Walter Cronkite – gone three years

July 17, 2012

Walter Cronkite died on July 17, 2009.

I miss his broadcasts, still, and they were gone a good 20 years earlier.

Here’s an earlier post on Cronkite:

Walter Cronkite at his office typewriter:

Walter Cronkite at his typewriter, in his office

Walter Cronkite at his typewriter, in his office – from The Typewriter blog

Pipe rack to his left, on the shelf above; full set of the Encyclopedia Britannica to his right (probably a 1960s set); A lot of books, some dealing with space exploration, among his favorite topics; models of the X-15 and early versions of the Space Shuttle; award from the Boy Scouts to his right, where he can see it easily.

When was this photo taken? 1970s? Earlier? Maybe someone who follows Dixie Cups could date the cup to Cronkite’s left.

This is probably the same office, redecorated, and stripped down to move – and with a different typewriter (a Smith-Corona electric?):

Cronkite in his office minutes before his final broadcast.  SF Chronicle photo

Caption from the San Francisco Chronicle website: “In this March 6, 1981 file photo, Walter Cronkite talks on the phone at his office, prior to his final newscast as CBS anchorman in New York City. Behind him is a framed Mickey Mouse cartoon and his Emmy award. Famed CBS News anchor Walter Cronkite, known as the ‘most trusted man in America’ has died, Friday, July 17, 2009. He was 92.”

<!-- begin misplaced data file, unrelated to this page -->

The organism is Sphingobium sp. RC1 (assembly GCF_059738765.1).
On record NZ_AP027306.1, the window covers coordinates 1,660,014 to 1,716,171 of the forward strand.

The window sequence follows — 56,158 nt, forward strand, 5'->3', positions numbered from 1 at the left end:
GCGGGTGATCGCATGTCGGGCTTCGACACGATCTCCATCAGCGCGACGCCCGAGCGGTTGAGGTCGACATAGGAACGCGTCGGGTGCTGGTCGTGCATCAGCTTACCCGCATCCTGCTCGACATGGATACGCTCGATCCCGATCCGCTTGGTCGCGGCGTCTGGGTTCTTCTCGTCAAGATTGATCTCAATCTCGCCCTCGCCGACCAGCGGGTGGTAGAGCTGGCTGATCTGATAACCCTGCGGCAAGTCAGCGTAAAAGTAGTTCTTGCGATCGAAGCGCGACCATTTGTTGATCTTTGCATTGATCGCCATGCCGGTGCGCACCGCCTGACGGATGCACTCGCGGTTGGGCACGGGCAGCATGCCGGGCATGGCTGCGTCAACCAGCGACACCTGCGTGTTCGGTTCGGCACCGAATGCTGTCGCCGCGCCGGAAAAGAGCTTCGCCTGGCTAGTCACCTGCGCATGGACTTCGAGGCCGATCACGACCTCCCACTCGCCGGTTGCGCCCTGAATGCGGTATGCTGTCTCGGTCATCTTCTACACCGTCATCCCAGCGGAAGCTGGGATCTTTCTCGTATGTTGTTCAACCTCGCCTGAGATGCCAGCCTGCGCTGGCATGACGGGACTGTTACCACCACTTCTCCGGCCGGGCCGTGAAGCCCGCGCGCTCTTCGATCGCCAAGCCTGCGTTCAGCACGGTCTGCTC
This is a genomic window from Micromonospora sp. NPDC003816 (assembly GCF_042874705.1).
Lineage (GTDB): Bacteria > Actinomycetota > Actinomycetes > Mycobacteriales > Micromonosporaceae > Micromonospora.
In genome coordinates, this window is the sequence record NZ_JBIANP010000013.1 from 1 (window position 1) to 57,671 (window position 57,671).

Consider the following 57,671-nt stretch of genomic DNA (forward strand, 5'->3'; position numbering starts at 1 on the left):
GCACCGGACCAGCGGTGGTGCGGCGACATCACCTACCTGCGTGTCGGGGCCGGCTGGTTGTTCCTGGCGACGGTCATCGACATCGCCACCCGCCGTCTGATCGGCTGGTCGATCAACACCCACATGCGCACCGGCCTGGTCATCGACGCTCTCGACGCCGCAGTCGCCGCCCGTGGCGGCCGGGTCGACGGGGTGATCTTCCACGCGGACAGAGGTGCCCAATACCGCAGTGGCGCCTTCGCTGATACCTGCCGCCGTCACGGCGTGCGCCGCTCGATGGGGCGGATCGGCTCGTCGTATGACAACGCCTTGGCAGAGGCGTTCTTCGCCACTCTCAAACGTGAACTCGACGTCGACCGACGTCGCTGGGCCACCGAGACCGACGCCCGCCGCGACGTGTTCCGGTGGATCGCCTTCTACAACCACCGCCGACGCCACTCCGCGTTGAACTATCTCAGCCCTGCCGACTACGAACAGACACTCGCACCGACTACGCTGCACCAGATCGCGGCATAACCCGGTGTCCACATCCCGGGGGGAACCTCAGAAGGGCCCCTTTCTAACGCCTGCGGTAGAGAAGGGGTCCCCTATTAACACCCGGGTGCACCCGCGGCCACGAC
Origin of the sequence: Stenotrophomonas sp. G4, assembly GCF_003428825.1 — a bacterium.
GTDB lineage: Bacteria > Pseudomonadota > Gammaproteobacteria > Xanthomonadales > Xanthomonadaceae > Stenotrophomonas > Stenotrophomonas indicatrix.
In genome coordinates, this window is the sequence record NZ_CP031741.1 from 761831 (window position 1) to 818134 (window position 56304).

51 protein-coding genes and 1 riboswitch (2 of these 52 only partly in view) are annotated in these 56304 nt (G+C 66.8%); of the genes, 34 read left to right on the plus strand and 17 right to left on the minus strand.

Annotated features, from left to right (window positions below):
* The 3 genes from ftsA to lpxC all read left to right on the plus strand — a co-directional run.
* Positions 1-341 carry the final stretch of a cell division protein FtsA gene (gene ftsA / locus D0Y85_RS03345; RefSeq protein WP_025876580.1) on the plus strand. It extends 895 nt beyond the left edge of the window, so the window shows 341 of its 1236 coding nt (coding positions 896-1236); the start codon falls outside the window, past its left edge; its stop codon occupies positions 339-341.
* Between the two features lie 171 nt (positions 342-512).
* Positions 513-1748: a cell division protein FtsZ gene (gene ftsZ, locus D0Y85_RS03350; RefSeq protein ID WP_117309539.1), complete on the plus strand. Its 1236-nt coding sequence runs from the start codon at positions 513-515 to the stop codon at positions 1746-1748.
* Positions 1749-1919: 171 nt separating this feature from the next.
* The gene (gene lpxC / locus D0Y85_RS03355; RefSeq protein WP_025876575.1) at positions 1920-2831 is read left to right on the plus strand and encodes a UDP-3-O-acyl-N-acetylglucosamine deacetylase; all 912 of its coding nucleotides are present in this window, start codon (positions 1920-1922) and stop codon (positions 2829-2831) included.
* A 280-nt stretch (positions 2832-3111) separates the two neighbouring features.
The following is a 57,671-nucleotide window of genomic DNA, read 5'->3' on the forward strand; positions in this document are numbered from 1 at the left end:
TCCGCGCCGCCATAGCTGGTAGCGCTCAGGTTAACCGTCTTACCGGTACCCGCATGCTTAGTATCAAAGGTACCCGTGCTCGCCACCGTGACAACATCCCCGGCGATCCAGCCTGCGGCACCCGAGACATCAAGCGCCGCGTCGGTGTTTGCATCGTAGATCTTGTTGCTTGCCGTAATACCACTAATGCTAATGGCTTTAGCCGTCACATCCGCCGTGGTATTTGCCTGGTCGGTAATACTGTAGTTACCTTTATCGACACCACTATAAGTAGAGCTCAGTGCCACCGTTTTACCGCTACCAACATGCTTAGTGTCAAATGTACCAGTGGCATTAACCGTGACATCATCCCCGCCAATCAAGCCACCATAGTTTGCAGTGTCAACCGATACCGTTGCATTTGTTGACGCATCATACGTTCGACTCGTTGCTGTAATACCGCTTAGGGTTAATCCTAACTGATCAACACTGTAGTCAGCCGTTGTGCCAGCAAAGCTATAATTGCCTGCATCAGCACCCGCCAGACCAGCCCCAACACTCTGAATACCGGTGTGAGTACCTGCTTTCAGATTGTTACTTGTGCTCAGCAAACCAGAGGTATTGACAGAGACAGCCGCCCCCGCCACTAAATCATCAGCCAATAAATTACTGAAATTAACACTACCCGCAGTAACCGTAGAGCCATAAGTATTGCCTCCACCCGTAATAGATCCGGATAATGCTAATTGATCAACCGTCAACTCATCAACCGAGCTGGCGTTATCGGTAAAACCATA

More:


Automaton from “Hugo,” alive and well and living in Philadelphia

February 20, 2012

You saw and loved Scorsese’s “Hugo.”  You rushed home and Googled “Georges Melies,” and you rediscovered a thrilling character from history You wondered:  Surely the automaton was wholly fictional, right?  No one could really make something like that!

Oh, but they did.  The Franklin Institute in Philadelphia has one restoredCBS Sunday Morning reported it:

(And then CBS disabled embedding — you’ll have to go watch at YouTube.  Sorry.)

Here, watch this longer piece demonstrating the device:

Steampunkers everywhere are suddenly filled with hope.

But, should we be surprised that mere mechanical devices can do such seemingly wonderous stuff?  Remember the “bird pistols” that were auctioned a few months ago?  And what about all those mechanized clocks in towns and cities across Europe? See the clock tower in Poznan, Poland, for example:

At Mid day everyday, 2 mechanical goats bang their heads together and a guy plays a trumpet.

Amazing stuff was possible, without electronics.  2D animation on film is fantastic.  3d animation of a real object?  It appears just short of miraculous, and then only because we know something about how it was done.  Arthur C. Clarke’s famous Third Law screams to be noted here:  “Any sufficiently advanced technology is indistinguishable from magic.”  But of course, no one is making such automata today.  Maybe they are miracles, no?  Bugs Bunny sang, “Carrots are sublime/You get a dozen for dime/It’s magic!”

Magic of and on film, one of the great themes of the movie “Hugo.”

Updated:  More sources (courtesy of Zemanta): 


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